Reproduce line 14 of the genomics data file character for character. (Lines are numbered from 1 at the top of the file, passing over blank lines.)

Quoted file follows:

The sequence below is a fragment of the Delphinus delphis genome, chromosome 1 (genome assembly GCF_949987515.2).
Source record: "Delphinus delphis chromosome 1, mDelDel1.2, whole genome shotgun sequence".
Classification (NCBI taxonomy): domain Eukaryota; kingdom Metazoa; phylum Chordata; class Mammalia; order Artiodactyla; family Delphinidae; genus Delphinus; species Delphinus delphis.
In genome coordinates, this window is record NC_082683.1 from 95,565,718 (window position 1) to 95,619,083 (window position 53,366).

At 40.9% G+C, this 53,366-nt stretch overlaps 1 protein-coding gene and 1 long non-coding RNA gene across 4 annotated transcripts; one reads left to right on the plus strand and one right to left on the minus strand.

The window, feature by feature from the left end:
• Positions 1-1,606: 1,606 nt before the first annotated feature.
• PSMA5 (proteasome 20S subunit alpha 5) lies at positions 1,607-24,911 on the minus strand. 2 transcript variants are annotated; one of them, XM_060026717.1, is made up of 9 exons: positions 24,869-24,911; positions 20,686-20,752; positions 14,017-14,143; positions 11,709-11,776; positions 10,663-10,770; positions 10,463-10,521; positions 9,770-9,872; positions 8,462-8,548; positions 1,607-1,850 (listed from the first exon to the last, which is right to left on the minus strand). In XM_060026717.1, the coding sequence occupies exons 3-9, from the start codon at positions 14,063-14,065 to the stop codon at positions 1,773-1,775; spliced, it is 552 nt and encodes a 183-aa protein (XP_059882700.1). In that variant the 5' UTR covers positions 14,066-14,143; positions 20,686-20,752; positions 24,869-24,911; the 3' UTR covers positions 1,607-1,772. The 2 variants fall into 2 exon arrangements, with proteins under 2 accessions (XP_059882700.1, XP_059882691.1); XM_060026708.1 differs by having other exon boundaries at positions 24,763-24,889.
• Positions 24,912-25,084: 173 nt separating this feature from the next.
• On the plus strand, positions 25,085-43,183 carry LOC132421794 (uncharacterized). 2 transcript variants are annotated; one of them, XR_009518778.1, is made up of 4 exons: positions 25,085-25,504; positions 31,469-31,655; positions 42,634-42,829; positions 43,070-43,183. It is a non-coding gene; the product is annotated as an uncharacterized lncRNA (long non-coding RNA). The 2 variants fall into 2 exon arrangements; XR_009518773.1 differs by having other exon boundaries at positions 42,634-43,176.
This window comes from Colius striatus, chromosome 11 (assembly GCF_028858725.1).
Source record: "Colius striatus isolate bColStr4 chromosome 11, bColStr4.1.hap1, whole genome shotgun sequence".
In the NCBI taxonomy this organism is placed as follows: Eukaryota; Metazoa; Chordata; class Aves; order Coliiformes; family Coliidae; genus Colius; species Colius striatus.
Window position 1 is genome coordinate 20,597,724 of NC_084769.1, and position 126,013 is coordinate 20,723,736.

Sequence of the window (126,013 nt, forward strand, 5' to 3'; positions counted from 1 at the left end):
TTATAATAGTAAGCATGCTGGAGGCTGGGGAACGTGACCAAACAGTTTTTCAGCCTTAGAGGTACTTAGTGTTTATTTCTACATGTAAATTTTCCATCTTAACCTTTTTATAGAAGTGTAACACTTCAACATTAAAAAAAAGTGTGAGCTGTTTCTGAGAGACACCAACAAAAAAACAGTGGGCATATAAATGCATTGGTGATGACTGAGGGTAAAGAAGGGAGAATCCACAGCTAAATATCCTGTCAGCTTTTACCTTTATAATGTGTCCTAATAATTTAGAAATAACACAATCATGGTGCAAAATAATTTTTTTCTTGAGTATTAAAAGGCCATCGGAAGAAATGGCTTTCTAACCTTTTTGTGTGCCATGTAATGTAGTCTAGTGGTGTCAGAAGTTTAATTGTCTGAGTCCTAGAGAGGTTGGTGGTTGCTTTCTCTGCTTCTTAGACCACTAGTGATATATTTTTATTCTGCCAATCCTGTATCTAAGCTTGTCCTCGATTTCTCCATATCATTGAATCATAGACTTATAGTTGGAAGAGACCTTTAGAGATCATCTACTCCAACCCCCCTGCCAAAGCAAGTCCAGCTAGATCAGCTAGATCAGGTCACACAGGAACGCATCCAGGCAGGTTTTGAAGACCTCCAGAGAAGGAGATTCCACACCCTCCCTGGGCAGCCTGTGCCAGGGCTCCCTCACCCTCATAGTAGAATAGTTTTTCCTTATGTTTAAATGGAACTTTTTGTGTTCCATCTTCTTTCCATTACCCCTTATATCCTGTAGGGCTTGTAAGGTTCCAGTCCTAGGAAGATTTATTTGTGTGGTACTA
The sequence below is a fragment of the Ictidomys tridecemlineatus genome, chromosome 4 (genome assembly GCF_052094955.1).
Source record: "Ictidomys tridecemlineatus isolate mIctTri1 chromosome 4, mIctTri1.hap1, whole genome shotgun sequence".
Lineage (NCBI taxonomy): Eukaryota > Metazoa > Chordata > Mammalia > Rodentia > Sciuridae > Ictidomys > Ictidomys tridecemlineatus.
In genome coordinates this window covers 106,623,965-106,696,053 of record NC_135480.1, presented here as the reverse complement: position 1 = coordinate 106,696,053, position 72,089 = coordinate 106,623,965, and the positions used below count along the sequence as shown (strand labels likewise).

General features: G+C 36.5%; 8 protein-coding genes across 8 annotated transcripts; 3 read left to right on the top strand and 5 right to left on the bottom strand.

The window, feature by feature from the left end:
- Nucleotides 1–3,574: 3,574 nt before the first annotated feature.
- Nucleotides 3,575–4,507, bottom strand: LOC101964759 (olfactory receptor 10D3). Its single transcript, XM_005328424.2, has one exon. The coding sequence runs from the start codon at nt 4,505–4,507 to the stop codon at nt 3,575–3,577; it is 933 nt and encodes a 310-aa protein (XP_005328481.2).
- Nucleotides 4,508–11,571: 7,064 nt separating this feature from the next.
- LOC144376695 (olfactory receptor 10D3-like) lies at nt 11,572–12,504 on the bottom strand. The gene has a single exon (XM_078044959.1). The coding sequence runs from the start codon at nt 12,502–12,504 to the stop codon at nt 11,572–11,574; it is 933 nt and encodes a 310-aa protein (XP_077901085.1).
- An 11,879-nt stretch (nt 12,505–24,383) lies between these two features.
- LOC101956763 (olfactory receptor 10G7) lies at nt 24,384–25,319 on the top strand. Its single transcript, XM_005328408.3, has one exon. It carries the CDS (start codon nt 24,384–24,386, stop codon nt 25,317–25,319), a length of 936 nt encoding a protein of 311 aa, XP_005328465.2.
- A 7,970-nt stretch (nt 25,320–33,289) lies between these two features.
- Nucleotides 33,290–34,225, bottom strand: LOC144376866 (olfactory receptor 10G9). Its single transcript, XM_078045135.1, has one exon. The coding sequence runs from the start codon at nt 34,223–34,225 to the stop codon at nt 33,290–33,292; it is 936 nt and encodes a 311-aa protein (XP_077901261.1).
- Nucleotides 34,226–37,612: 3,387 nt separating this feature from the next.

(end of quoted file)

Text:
Window position 1 is genome coordinate 20,597,724 of NC_084769.1, and position 126,013 is coordinate 20,723,736.